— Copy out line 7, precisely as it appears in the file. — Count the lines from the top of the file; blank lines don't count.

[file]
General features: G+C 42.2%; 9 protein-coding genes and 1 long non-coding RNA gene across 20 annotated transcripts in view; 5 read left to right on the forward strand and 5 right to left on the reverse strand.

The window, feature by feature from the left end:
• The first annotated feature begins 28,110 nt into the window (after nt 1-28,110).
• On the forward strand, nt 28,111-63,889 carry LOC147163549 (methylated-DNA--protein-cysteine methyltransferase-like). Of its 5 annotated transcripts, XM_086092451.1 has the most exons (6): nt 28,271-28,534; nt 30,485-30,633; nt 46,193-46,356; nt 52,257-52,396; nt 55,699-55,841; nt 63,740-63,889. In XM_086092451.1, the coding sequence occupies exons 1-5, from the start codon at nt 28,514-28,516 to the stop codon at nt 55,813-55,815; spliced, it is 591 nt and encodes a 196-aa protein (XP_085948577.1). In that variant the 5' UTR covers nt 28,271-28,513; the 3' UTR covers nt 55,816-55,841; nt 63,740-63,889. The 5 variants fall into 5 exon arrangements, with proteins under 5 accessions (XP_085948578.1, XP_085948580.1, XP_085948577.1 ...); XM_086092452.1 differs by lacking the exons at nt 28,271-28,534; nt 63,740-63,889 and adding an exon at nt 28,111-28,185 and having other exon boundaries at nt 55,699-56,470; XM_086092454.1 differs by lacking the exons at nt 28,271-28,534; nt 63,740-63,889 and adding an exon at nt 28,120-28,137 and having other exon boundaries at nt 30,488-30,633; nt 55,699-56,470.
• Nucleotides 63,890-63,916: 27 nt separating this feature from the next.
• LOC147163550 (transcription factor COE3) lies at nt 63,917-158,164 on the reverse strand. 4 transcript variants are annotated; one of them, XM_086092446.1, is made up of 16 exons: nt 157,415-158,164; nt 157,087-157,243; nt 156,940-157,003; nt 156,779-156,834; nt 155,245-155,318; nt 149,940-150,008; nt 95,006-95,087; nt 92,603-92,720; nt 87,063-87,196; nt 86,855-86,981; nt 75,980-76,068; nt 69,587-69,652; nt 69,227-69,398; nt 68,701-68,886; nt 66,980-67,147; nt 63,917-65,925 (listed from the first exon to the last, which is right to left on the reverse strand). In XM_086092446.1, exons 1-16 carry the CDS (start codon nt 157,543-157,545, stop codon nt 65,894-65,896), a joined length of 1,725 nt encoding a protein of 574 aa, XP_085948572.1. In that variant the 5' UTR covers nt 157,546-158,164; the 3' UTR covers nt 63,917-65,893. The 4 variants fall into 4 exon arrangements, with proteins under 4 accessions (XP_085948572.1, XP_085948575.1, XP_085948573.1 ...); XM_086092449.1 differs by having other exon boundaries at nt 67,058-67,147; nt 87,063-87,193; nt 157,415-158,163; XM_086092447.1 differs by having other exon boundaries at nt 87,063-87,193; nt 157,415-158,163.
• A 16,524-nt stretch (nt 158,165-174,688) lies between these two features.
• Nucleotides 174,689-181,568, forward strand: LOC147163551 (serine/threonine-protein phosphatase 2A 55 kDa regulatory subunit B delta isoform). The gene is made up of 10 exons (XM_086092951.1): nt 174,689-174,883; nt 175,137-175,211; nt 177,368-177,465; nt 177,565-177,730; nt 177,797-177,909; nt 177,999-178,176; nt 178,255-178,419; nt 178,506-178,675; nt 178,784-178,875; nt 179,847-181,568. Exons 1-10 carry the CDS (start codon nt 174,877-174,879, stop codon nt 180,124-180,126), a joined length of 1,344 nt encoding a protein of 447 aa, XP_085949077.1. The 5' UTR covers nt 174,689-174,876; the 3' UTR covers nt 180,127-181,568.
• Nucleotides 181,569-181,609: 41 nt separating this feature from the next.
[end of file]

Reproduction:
• A 16,524-nt stretch (nt 158,165-174,688) lies between these two features.